Well, this word was certainly a new one for me, although some of you who are gardening types (or possibly hairdressers) might be familiar.
pleach (verb) : (1)To interweave branches or vines for a hedge or arbor. (2) to make or renew (a hedge, arbor, etc.) by such interweaving. (3) to braid (hair) The word is derived from the Middle French word plais, which meant “a hedge.” It is pronounced “pleech.”
A row of pleached lime trees in the garden of Bateman's, Burwash Viewed from the south side of the house. Once the home of Rudyard Kipling, the house and gardens are now owned by the National Trust. (Photo credit: Wikipedia)
Hedging competition (3) I'm not sure what this style is called but it has a very neat pleached top. (Photo credit: Wikipedia)
pleaching (Photo credit: passitonfromthemill)
I have never pleached any hedges, but I have pleached my hair. And my mother used to pleach the most picture-perfect pigtails for me to wear to school.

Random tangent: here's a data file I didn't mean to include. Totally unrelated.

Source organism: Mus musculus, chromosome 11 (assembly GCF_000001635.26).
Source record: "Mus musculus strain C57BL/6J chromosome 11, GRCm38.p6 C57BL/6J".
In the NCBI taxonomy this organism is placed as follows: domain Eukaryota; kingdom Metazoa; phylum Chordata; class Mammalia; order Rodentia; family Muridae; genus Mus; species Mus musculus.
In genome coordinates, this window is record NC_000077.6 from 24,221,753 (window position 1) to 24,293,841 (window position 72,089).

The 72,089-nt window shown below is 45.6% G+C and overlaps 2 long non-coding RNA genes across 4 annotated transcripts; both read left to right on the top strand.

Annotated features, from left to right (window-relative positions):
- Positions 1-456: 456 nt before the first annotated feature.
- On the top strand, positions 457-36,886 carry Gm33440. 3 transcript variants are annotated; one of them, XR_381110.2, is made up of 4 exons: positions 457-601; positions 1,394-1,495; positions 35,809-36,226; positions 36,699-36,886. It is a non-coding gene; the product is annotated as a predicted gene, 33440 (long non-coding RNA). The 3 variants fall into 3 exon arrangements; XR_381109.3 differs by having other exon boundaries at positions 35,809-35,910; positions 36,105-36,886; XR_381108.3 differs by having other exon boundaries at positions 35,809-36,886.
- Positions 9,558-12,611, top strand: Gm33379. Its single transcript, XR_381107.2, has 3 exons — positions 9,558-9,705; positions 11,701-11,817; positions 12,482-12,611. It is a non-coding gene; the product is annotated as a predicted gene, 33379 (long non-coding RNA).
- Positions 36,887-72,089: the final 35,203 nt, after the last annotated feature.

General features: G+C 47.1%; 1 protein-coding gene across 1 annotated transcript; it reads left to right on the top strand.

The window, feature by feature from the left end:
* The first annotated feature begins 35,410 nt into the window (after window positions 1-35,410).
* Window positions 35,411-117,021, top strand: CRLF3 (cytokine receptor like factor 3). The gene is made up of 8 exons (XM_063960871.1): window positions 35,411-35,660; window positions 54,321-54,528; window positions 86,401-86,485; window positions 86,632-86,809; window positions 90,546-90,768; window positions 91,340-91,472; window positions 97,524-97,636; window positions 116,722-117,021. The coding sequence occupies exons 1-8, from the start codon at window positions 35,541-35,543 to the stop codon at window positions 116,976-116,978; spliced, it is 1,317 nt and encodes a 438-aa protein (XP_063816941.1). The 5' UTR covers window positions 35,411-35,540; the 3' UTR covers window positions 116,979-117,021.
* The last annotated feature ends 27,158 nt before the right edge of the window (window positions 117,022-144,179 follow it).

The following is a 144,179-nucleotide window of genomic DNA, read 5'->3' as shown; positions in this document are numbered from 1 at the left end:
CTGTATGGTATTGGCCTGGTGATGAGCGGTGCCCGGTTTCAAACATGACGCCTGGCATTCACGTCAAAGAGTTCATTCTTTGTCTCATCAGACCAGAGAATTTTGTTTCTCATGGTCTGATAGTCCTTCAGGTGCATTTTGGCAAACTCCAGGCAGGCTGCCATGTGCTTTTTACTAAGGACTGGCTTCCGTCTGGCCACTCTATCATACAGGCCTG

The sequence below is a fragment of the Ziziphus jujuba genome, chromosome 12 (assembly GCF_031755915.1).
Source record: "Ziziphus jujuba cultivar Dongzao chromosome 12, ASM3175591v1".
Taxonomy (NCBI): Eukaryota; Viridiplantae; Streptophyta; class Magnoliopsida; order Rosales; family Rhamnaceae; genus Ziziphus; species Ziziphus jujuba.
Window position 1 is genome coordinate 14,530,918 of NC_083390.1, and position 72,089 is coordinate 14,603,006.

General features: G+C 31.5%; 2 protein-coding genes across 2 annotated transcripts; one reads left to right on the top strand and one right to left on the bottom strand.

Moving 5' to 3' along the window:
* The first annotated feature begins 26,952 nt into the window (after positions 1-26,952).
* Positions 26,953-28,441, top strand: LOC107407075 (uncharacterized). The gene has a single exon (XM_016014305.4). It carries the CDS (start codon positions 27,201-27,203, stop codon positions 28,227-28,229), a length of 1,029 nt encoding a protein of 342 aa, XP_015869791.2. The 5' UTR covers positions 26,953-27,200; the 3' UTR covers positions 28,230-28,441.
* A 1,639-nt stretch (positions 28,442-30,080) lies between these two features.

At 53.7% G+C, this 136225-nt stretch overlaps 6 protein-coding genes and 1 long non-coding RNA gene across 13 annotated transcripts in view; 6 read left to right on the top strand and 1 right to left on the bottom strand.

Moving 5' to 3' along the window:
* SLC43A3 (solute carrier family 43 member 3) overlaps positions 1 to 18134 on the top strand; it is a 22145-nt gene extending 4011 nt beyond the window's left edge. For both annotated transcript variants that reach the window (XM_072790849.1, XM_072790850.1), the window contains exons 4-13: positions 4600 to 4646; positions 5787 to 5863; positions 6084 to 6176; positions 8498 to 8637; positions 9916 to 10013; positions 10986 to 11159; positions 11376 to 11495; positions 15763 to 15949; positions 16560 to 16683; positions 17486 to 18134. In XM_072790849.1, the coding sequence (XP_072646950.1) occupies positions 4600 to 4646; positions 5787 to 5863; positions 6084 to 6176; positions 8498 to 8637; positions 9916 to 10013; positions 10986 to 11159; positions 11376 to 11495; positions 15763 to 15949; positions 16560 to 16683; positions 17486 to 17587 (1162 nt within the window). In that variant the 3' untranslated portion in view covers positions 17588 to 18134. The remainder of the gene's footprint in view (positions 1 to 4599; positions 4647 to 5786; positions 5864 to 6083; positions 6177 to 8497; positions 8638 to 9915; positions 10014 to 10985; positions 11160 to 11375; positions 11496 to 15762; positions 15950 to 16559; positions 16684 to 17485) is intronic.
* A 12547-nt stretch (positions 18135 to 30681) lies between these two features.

But I’ve been thinking of a certain handsome dwarf . . . and those fetching little braids he wears in his mane of magnificent hair. I would love to give Thorin a good shampoo and conditioning treatment, followed by a comb-out. Then I would happily pleach the King Under the Mountain’s long and lovely tresses . . .
- This Easter Bunny is just pussy-footing around, it seems.
Look at how many eggs I found! Do I win the prize, huh, huh!?!
Don't let this expression fool you. I am ecstatic over Easter.
I think my new hot pink turban and fluffy bunny slippers are just the purrr-fect, Easter gift, don’t you?
- Jeez, I feel like Ralphie in “A Christmas Story.” Can I take this off now, please??
OK, I have to admit it. I am pretty adorable in this get-up.
As Queen Victoria would say, "We are not amused, human."
Happy Easter, ladies. Good times and sweet dreams to you all of you in our little community.